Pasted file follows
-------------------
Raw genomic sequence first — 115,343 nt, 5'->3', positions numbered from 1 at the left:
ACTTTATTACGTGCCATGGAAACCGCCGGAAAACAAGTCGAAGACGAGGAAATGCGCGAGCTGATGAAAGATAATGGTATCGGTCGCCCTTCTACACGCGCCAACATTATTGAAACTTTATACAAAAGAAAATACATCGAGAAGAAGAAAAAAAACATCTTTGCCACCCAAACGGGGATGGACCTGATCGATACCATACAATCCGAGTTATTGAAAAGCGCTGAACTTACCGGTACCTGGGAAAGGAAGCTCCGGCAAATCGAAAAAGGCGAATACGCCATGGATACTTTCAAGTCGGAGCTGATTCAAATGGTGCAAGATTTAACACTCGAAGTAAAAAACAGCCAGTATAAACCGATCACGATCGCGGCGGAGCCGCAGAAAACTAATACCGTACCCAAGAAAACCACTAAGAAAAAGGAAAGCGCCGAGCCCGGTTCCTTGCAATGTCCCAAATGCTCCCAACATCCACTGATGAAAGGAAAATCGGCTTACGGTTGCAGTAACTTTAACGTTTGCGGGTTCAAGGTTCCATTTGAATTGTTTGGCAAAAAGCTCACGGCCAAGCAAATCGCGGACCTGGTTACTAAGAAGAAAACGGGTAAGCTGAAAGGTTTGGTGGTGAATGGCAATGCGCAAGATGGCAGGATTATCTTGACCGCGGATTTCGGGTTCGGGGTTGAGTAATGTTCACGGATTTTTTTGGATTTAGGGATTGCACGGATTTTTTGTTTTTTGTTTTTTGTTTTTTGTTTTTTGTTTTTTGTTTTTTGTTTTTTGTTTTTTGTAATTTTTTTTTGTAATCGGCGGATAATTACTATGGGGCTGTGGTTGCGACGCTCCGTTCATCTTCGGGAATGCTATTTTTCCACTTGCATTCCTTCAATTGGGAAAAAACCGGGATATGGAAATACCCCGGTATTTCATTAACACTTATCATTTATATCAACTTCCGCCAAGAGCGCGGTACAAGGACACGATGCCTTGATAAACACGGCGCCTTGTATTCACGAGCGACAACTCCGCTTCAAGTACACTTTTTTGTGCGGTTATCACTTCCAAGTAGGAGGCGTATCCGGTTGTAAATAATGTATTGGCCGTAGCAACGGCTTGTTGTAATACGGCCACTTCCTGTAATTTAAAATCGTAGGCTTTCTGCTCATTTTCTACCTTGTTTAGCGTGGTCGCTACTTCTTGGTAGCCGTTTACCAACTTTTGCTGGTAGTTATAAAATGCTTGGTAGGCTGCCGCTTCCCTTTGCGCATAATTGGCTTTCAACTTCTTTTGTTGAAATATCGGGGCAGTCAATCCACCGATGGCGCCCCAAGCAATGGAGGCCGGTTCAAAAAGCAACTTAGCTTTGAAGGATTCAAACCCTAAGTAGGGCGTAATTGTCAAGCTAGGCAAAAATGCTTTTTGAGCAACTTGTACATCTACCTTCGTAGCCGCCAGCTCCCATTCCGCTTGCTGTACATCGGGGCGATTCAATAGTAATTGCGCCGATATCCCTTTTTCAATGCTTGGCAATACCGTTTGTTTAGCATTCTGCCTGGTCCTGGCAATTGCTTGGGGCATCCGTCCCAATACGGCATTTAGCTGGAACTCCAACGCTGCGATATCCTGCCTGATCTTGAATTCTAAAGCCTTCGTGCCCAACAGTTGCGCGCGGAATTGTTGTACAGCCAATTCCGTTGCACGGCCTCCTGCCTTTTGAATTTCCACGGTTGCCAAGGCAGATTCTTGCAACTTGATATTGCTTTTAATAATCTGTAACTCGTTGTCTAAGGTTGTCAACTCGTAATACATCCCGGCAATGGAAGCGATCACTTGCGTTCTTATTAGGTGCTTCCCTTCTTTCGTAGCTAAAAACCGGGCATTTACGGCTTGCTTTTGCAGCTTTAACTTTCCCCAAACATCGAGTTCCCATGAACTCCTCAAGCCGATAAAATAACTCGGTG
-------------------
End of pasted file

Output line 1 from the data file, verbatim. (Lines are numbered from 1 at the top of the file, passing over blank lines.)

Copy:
Raw genomic sequence first — 115,343 nt, 5'->3', positions numbered from 1 at the left: